Frack Waste Pollutes Allegheny Tributary with Radiation

  • A new study found elevated levels of radioactivity and chemicals in a tributary of the Allegheny River. Photo: Doug Kerr

October 11, 2013

The U.S. is expected to be the world’s top producer of petroleum and natural gas this year, surpassing Russia and Saudi Arabia for the first time. Much of the U.S. increase comes from hydraulic fracturing in Pennsylvania and the east coast.

But a new study finds all that gas exploration is polluting the water. Researchers at Duke University say Black Lick Creek, a tributary to the Allegheny River, has elevated levels of radioactivity and other chemicals because of wastewater from fracking.

The study findings sound scary: there’s radiation in a creek near Pittsburgh, just downstream of a plant that’s treated Marcellus shale waste water. A creek that feeds the Allegheny River, which supplies about half of the city of Pittsburgh’s drinking water.

Avner Vengosh says it’s not time to run out and buy bottled water, but there is a need for action. Vengosh is the lead scientist of a recent study that found radium levels in the water discharged from the Josephine Brine Treatment plant in Indiana County were 200 times higher than sediment upstream of the plant.

“We found that those constituents are actually attached into the stream sediments and have accumulated to the level that this should be designated as a radioactive disposal site, given this high level of radioactivity,” he says.

And Vengosh says that’s not the worst of what they found. While radioactivity might accumulate in the water over time, it’s expected to stay local. The bigger problem are bromides—salts found in the Marcellus shale that are released in fracking wastewater.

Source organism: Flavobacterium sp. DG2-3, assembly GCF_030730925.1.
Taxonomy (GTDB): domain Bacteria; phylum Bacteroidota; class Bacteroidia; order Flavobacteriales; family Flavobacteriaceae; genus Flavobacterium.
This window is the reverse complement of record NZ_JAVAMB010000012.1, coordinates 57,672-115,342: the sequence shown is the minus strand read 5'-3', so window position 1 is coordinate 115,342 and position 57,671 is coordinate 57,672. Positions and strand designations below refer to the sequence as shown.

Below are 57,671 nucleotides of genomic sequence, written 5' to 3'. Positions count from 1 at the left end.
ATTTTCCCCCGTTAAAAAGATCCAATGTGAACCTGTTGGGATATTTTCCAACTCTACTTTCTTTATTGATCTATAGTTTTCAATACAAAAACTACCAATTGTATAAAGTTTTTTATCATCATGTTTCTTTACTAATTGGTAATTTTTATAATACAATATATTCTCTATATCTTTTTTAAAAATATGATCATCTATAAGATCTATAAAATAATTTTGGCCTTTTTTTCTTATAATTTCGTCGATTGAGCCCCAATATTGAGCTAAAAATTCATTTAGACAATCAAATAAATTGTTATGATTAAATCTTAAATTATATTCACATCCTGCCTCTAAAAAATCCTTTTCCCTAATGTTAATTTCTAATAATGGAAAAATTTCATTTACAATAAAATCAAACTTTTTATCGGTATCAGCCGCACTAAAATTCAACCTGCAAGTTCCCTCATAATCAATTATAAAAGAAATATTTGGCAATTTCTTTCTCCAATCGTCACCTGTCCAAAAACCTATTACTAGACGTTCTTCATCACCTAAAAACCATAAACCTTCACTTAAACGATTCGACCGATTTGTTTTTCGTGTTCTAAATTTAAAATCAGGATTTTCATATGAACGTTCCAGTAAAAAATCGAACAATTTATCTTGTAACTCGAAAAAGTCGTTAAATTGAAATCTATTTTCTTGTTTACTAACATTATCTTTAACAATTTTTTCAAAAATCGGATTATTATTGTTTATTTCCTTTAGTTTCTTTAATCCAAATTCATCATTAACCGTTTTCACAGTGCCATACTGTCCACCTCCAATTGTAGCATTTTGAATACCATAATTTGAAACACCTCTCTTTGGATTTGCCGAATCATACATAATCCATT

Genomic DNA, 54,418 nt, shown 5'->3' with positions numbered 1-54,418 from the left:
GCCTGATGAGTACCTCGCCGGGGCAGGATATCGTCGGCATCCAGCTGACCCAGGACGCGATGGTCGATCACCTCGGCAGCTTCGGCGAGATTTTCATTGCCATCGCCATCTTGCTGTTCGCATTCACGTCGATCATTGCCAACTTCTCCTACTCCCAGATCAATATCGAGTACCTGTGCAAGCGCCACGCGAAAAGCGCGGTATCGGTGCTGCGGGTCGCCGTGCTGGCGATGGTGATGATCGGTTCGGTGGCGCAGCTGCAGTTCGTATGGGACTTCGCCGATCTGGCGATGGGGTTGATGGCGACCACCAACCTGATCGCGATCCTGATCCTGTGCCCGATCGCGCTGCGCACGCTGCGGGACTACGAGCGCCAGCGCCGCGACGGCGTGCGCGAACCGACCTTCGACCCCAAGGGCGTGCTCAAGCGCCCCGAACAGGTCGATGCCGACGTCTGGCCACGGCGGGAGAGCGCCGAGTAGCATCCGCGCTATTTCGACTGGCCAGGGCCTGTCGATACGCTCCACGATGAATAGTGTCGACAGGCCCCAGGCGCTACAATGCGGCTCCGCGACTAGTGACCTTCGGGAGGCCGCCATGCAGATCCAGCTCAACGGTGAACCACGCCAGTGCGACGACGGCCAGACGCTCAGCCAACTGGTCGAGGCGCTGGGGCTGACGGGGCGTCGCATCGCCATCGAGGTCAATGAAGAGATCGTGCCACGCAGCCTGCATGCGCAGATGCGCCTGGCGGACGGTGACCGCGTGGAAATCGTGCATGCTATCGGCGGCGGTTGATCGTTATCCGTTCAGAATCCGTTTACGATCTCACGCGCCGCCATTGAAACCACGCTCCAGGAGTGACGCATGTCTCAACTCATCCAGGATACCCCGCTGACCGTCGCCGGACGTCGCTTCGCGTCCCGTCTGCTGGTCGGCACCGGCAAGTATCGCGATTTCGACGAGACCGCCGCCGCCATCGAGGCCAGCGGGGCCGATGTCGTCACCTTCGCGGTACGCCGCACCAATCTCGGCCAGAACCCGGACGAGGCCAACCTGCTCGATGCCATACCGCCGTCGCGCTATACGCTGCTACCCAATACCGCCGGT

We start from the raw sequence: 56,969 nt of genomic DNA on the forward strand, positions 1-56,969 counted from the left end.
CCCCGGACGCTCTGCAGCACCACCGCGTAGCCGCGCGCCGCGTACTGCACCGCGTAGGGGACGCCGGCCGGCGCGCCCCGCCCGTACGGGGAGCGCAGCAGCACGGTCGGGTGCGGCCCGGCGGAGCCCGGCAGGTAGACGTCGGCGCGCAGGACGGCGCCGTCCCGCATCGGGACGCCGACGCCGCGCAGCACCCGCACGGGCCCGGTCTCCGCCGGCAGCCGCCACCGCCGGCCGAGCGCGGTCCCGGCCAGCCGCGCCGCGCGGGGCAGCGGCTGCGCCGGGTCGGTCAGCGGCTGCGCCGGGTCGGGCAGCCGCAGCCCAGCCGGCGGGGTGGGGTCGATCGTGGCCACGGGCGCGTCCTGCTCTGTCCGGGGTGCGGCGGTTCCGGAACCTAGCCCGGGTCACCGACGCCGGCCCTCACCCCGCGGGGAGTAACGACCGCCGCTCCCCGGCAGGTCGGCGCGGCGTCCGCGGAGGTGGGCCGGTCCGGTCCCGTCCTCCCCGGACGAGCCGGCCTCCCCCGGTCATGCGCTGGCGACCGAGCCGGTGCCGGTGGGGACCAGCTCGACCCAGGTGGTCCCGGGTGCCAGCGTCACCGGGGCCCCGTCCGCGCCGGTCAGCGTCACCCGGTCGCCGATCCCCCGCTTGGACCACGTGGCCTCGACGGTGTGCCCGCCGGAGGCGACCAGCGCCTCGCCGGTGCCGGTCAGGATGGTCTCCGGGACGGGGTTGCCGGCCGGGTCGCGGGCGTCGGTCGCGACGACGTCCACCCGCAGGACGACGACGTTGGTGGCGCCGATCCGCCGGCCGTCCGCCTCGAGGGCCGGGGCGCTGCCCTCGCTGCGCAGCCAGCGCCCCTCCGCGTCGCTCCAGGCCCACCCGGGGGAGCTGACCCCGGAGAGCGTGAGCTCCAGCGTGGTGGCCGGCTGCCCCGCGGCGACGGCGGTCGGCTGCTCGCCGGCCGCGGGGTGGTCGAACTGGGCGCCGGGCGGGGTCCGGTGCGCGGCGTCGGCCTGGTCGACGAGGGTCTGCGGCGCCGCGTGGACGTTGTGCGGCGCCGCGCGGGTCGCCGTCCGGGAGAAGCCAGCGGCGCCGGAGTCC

If it’s not treated properly, it accumulates in streams and rivers, and can form carcinogens in drinking water plants.

“So if anything, I would be worried about those compounds in drinking water,” says Vengosh.

The Marcellus shale is high in naturally occurring radiation, which can be found in frack water when it comes back to the surface after drilling. Most of this wastewater is reused by industry. But about 30-percent is treated and released back into the waterways.

Vengosh says it’s clear from the chemical makeup of the discharge his team studied that it comes from fracking operations.

But the state of Pennsylvania says, the new report is basically old news.

“Well the Duke University study is basically about what was, not what is," says Pennsylvania Department of Environmental Protection spokesperson Lisa Kasianowitz.

She says the DEP’s been onto the radium problem for years. In 2010, it created new rules that limited the radioactive material that could be discharged from new wastewater treatment plants, though older plants like Josephine were exempted from the requirement.

In 2012, the DEP also found high levels of radioactivity in Blacklick Creek.

“DEP has been monitoring that discharge and has an order for the owner of the treatment facility to clean up Blacklick Creek. So DEP is well aware of the radioactivity levels in that receiving waterway,” Kasianowitz says.

Kasianowitz says earlier this year the owners of the Josephine plant signed a consent order and decree. In it, the company agreed to remove polluted soil and sediments from the creek.